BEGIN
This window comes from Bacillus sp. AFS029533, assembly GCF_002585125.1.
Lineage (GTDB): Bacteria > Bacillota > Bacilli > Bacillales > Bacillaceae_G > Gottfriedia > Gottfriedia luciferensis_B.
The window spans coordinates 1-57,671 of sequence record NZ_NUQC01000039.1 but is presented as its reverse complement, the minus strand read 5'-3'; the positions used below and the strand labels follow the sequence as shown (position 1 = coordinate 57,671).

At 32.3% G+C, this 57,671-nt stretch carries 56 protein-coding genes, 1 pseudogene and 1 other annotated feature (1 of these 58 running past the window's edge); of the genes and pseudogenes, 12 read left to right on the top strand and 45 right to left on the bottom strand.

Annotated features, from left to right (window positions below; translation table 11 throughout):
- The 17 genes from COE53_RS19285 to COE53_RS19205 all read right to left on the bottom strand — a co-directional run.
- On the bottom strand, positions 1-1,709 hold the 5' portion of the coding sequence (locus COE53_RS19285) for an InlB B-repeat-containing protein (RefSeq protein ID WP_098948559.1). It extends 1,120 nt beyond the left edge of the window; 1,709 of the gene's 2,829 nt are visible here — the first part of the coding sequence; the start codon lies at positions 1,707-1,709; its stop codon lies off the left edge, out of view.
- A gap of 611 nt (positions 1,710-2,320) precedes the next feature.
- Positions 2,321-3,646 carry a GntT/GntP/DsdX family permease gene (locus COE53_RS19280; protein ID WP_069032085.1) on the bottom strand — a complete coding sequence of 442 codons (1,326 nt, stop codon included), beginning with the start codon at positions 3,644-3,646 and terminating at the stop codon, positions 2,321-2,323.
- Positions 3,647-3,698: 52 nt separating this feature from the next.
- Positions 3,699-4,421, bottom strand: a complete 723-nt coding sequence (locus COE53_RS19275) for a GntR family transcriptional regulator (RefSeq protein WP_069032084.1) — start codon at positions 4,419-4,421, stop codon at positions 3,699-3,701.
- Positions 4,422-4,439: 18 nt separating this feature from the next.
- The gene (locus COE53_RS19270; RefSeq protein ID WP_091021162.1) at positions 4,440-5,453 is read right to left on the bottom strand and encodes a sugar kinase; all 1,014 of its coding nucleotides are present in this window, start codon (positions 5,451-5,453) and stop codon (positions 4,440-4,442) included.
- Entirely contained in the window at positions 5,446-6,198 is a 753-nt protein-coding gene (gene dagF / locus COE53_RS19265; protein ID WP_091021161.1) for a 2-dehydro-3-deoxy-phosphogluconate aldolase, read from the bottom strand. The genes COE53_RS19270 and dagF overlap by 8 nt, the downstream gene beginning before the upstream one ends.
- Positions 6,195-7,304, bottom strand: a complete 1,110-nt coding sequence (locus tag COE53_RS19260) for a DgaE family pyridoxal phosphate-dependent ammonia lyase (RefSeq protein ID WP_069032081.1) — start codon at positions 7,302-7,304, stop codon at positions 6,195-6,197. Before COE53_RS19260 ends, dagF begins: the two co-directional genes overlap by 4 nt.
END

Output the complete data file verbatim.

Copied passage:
This window comes from Bacillus sp. AFS029533, assembly GCF_002585125.1.
Lineage (GTDB): Bacteria > Bacillota > Bacilli > Bacillales > Bacillaceae_G > Gottfriedia > Gottfriedia luciferensis_B.
The window spans coordinates 1-57,671 of sequence record NZ_NUQC01000039.1 but is presented as its reverse complement, the minus strand read 5'-3'; the positions used below and the strand labels follow the sequence as shown (position 1 = coordinate 57,671).

At 32.3% G+C, this 57,671-nt stretch carries 56 protein-coding genes, 1 pseudogene and 1 other annotated feature (1 of these 58 running past the window's edge); of the genes and pseudogenes, 12 read left to right on the top strand and 45 right to left on the bottom strand.

Annotated features, from left to right (window positions below; translation table 11 throughout):
- The 17 genes from COE53_RS19285 to COE53_RS19205 all read right to left on the bottom strand — a co-directional run.
- On the bottom strand, positions 1-1,709 hold the 5' portion of the coding sequence (locus COE53_RS19285) for an InlB B-repeat-containing protein (RefSeq protein ID WP_098948559.1). It extends 1,120 nt beyond the left edge of the window; 1,709 of the gene's 2,829 nt are visible here — the first part of the coding sequence; the start codon lies at positions 1,707-1,709; its stop codon lies off the left edge, out of view.
- A gap of 611 nt (positions 1,710-2,320) precedes the next feature.
- Positions 2,321-3,646 carry a GntT/GntP/DsdX family permease gene (locus COE53_RS19280; protein ID WP_069032085.1) on the bottom strand — a complete coding sequence of 442 codons (1,326 nt, stop codon included), beginning with the start codon at positions 3,644-3,646 and terminating at the stop codon, positions 2,321-2,323.
- Positions 3,647-3,698: 52 nt separating this feature from the next.
- Positions 3,699-4,421, bottom strand: a complete 723-nt coding sequence (locus COE53_RS19275) for a GntR family transcriptional regulator (RefSeq protein WP_069032084.1) — start codon at positions 4,419-4,421, stop codon at positions 3,699-3,701.
- Positions 4,422-4,439: 18 nt separating this feature from the next.
- The gene (locus COE53_RS19270; RefSeq protein ID WP_091021162.1) at positions 4,440-5,453 is read right to left on the bottom strand and encodes a sugar kinase; all 1,014 of its coding nucleotides are present in this window, start codon (positions 5,451-5,453) and stop codon (positions 4,440-4,442) included.
- Entirely contained in the window at positions 5,446-6,198 is a 753-nt protein-coding gene (gene dagF / locus COE53_RS19265; protein ID WP_091021161.1) for a 2-dehydro-3-deoxy-phosphogluconate aldolase, read from the bottom strand. The genes COE53_RS19270 and dagF overlap by 8 nt, the downstream gene beginning before the upstream one ends.
- Positions 6,195-7,304, bottom strand: a complete 1,110-nt coding sequence (locus tag COE53_RS19260) for a DgaE family pyridoxal phosphate-dependent ammonia lyase (RefSeq protein ID WP_069032081.1) — start codon at positions 7,302-7,304, stop codon at positions 6,195-6,197. Before COE53_RS19260 ends, dagF begins: the two co-directional genes overlap by 4 nt.